There are excellent reasons to dislike Mr.Warburton at present, or at least such is the impression one might very reasonably have. There are also ones that are occasionally terrible, one of which we saw on display a few months ago in the comments section on the Yahoo 360 blog.
At a time when a company such as Yahoo is under impending threat of a hostile takeover, to fault either management or staff for the slow pace of repairs made is unreasonable, because, as I pointed out elsewhere, many in the staff will, with very good reason, for reasons management itself should have no trouble understanding, be spending much of their time looking for alternative positions elsewhere. One certainly can't blame labor for seeking to avoid the aforementioned living death of long term unemployment, or management for such reasonability it shows in understanding that. Reasonability is, in moral terms, a very good thing. Even after the threat has passed, as this one probably has, despite noises made by Carl Icahn, one might not be able to legitimately blame management for poor service, for management may find itself left primarily with the worst members on its staff, those who nobody else wished to hire, the best, brightest and most responsible employees having fled to more secure positions, leaving their former employers and us to think about silk purses and sows' noses. One can only make use of the resources one has. One might even reasonably ask whether or not one can blame the would-be raider whose attempted takeover might do such damage for raiding under a system under which the big corporate fish can so easily gobble the smaller ones. One grows or dies, and so one does what one can to grow, maybe in part because one is bad, but certainly because the system is extremely bad.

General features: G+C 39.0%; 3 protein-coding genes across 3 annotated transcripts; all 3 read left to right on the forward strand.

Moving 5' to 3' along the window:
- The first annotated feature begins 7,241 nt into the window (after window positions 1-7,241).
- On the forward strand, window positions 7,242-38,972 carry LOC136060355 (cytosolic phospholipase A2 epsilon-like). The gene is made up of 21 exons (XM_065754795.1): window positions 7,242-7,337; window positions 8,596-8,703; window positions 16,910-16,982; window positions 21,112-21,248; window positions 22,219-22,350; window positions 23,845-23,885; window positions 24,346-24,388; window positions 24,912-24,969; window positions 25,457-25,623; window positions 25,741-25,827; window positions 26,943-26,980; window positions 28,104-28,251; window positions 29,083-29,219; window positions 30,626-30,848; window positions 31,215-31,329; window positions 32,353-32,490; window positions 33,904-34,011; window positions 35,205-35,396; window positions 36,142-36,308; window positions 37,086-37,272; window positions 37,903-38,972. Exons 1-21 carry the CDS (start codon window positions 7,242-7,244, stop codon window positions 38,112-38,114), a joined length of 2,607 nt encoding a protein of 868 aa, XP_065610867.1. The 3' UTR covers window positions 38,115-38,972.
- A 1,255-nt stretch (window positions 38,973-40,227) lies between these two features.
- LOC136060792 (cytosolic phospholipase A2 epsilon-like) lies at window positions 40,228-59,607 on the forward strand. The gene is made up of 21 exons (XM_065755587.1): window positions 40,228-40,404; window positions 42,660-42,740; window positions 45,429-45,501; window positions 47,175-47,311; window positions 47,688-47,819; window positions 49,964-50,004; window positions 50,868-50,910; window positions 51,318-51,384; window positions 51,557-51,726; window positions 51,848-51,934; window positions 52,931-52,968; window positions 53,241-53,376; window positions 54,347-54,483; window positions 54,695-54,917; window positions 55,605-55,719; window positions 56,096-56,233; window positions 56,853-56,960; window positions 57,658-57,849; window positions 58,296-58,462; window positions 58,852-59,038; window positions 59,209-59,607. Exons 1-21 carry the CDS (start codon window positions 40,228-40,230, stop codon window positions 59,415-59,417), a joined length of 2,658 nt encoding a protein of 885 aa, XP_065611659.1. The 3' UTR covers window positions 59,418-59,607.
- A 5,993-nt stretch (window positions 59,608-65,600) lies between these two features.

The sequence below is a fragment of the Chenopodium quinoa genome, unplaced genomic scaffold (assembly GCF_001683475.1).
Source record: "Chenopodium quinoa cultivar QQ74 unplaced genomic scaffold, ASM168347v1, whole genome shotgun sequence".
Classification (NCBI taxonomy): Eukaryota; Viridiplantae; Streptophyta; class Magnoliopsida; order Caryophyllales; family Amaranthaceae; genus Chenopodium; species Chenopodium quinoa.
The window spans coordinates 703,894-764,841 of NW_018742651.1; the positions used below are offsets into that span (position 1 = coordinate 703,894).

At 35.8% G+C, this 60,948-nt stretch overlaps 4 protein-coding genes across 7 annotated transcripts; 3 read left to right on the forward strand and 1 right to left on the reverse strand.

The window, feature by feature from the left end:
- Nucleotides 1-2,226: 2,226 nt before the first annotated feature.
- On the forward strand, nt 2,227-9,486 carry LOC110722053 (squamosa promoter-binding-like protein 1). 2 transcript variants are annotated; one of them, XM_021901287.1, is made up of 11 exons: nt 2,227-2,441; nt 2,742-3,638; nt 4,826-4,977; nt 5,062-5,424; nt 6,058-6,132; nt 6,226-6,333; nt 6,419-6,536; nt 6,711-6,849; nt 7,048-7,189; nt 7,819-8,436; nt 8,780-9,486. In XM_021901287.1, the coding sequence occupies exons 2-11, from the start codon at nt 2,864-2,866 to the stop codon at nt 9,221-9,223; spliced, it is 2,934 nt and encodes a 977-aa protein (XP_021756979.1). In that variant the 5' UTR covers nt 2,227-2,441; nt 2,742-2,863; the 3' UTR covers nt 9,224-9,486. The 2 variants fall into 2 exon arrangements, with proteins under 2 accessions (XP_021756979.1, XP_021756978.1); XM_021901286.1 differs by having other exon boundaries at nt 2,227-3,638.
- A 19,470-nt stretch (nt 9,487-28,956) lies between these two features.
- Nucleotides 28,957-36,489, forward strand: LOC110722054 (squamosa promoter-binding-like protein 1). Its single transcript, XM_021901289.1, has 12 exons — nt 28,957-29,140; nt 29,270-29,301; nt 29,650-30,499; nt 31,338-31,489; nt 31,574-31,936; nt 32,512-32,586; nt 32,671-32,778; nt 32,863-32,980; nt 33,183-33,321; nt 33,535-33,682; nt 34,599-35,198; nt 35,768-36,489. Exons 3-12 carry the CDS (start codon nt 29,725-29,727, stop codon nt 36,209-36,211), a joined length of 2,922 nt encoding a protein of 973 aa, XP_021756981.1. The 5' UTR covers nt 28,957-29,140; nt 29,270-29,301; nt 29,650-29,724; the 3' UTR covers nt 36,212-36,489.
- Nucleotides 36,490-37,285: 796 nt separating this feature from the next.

But if we start arguing that it follows that nothing is anybody's fault because nobody could have done anything other than what he did, that's nonsense, because the world is as Man chose to make it. There is always somebody making a choice. When legislators choose to make the funds borrowed to finance a leveraged buyout tax deductable, giving the banks an added incentive to take part in such efforts and unbalancing the playing field in favor of those attempting takeovers, that's a choice. While the employer of a firm may find himself stuck with those employees whose work attitudes are not the best, the attitude is something that the employee has built up through a lifetime of decisions made, and that's a choice. And when a incoming executive at an Internet firm chooses to heedlessly pursue a pet project that is guaranteed to alienate and ultimately drive off the users, cutting into the company's ad revenues and in no way strengthening it in its fight to maintain its independence merely because he has an ego driven desire to make his mark, that's a choice, one which we might rightly condemn.
Note that, at a time when Microsoft has announced that it was backing off on the takeover attempt, and so much of the pressure to relocate in a hurry was off the remaining employees, that I did not push the nonhelpful employees in support to give me back the ability to change the profile photo I mentioned in my May 19 post, the one which had been so offensively changed without my consent. I didn't even insist that they change it back. I would have liked either, but I would have settled for just having them delete that picture from my G rated profile, something that can be done by them with the push of a button, requiring no in depth maintenance work be done. How much time could complying with such a simple, reasonable request have taken? Any more than it took them to frustrate a user who their foulup has caused great difficulty by doing no more than sending him a few useless form letters? They decided to be unhelpful just for the sake of being unhelpful, and there's nothing understandable about that.